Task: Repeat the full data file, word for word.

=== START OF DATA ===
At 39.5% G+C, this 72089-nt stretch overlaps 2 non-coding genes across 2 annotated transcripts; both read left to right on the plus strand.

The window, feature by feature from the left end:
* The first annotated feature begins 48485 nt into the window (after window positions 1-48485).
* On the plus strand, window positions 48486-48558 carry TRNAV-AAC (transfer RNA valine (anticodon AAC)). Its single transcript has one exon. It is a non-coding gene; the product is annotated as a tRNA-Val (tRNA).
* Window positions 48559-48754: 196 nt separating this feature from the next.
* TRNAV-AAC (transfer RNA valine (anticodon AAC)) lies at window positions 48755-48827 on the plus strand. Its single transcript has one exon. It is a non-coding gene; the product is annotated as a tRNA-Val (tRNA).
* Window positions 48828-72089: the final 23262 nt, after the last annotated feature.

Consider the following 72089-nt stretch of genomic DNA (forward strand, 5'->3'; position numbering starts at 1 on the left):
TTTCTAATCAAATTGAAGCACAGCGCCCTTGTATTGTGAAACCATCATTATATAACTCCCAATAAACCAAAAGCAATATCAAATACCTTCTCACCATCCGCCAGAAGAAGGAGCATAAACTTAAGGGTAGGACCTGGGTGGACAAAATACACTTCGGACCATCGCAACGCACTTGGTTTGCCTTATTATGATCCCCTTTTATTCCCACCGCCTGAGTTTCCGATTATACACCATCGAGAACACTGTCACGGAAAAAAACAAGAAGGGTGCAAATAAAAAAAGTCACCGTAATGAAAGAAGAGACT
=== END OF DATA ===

At 39.5% G+C, this 72089-nt stretch overlaps 2 non-coding genes across 2 annotated transcripts; both read left to right on the plus strand.

The window, feature by feature from the left end:
* The first annotated feature begins 48485 nt into the window (after window positions 1-48485).
* On the plus strand, window positions 48486-48558 carry TRNAV-AAC (transfer RNA valine (anticodon AAC)). Its single transcript has one exon. It is a non-coding gene; the product is annotated as a tRNA-Val (tRNA).
* Window positions 48559-48754: 196 nt separating this feature from the next.
* TRNAV-AAC (transfer RNA valine (anticodon AAC)) lies at window positions 48755-48827 on the plus strand. Its single transcript has one exon. It is a non-coding gene; the product is annotated as a tRNA-Val (tRNA).
* Window positions 48828-72089: the final 23262 nt, after the last annotated feature.

Consider the following 72089-nt stretch of genomic DNA (forward strand, 5'->3'; position numbering starts at 1 on the left):
TTTCTAATCAAATTGAAGCACAGCGCCCTTGTATTGTGAAACCATCATTATATAACTCCCAATAAACCAAAAGCAATATCAAATACCTTCTCACCATCCGCCAGAAGAAGGAGCATAAACTTAAGGGTAGGACCTGGGTGGACAAAATACACTTCGGACCATCGCAACGCACTTGGTTTGCCTTATTATGATCCCCTTTTATTCCCACCGCCTGAGTTTCCGATTATACACCATCGAGAACACTGTCACGGAAAAAAACAAGAAGGGTGCAAATAAAAAAAGTCACCGTAATGAAAGAAGAGACT